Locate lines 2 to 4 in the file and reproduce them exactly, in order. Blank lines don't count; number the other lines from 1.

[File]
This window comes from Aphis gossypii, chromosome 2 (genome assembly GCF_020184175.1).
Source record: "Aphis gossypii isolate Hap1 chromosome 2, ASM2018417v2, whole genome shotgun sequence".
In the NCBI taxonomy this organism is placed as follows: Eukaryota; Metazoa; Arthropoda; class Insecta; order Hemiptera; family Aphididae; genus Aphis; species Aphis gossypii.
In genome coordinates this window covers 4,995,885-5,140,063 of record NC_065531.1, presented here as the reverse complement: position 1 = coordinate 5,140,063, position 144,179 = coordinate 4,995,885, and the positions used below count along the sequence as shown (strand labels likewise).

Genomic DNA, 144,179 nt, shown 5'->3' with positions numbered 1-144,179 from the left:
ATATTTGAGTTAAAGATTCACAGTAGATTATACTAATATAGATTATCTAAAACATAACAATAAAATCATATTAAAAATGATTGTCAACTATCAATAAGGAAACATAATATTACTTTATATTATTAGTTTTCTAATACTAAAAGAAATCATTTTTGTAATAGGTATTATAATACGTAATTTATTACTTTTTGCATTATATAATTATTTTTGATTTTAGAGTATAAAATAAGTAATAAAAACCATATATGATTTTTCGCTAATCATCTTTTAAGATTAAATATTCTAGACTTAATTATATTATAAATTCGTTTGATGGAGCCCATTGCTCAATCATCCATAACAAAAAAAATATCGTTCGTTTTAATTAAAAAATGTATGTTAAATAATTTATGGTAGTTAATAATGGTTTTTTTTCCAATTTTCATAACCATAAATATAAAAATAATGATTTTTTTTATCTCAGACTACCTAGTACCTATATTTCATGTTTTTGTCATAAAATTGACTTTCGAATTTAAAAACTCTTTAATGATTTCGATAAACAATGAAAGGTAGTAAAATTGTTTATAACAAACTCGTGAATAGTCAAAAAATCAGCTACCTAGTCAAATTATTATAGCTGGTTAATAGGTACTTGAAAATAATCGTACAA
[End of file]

Source record: "Aphis gossypii isolate Hap1 chromosome 2, ASM2018417v2, whole genome shotgun sequence".
In the NCBI taxonomy this organism is placed as follows: Eukaryota; Metazoa; Arthropoda; class Insecta; order Hemiptera; family Aphididae; genus Aphis; species Aphis gossypii.
In genome coordinates this window covers 4,995,885-5,140,063 of record NC_065531.1, presented here as the reverse complement: position 1 = coordinate 5,140,063, position 144,179 = coordinate 4,995,885, and the positions used below count along the sequence as shown (strand labels likewise).